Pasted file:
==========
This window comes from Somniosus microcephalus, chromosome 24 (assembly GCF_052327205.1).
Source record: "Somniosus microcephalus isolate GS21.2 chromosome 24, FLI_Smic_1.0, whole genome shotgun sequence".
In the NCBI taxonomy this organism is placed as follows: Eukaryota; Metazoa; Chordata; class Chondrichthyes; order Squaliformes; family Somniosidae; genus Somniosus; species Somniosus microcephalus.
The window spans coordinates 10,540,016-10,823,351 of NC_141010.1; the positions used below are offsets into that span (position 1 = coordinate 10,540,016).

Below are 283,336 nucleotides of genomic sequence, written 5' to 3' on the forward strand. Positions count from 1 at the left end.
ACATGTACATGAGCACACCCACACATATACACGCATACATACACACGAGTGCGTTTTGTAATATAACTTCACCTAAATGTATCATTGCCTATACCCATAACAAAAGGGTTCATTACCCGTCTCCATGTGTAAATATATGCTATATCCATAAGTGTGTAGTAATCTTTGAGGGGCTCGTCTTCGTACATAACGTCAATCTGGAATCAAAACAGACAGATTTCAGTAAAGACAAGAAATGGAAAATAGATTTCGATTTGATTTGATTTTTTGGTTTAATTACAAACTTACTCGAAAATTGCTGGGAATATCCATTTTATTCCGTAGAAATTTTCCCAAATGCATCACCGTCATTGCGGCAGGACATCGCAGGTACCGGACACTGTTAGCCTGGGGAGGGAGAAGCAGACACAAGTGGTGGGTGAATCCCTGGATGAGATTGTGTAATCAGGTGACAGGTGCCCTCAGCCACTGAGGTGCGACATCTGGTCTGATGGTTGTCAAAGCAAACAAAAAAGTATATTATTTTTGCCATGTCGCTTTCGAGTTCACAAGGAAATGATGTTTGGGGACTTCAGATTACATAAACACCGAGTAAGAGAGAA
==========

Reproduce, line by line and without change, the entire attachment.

This window comes from Somniosus microcephalus, chromosome 24 (assembly GCF_052327205.1).
Source record: "Somniosus microcephalus isolate GS21.2 chromosome 24, FLI_Smic_1.0, whole genome shotgun sequence".
In the NCBI taxonomy this organism is placed as follows: Eukaryota; Metazoa; Chordata; class Chondrichthyes; order Squaliformes; family Somniosidae; genus Somniosus; species Somniosus microcephalus.
The window spans coordinates 10,540,016-10,823,351 of NC_141010.1; the positions used below are offsets into that span (position 1 = coordinate 10,540,016).

Below are 283,336 nucleotides of genomic sequence, written 5' to 3' on the forward strand. Positions count from 1 at the left end.
ACATGTACATGAGCACACCCACACATATACACGCATACATACACACGAGTGCGTTTTGTAATATAACTTCACCTAAATGTATCATTGCCTATACCCATAACAAAAGGGTTCATTACCCGTCTCCATGTGTAAATATATGCTATATCCATAAGTGTGTAGTAATCTTTGAGGGGCTCGTCTTCGTACATAACGTCAATCTGGAATCAAAACAGACAGATTTCAGTAAAGACAAGAAATGGAAAATAGATTTCGATTTGATTTGATTTTTTGGTTTAATTACAAACTTACTCGAAAATTGCTGGGAATATCCATTTTATTCCGTAGAAATTTTCCCAAATGCATCACCGTCATTGCGGCAGGACATCGCAGGTACCGGACACTGTTAGCCTGGGGAGGGAGAAGCAGACACAAGTGGTGGGTGAATCCCTGGATGAGATTGTGTAATCAGGTGACAGGTGCCCTCAGCCACTGAGGTGCGACATCTGGTCTGATGGTTGTCAAAGCAAACAAAAAAGTATATTATTTTTGCCATGTCGCTTTCGAGTTCACAAGGAAATGATGTTTGGGGACTTCAGATTACATAAACACCGAGTAAGAGAGAA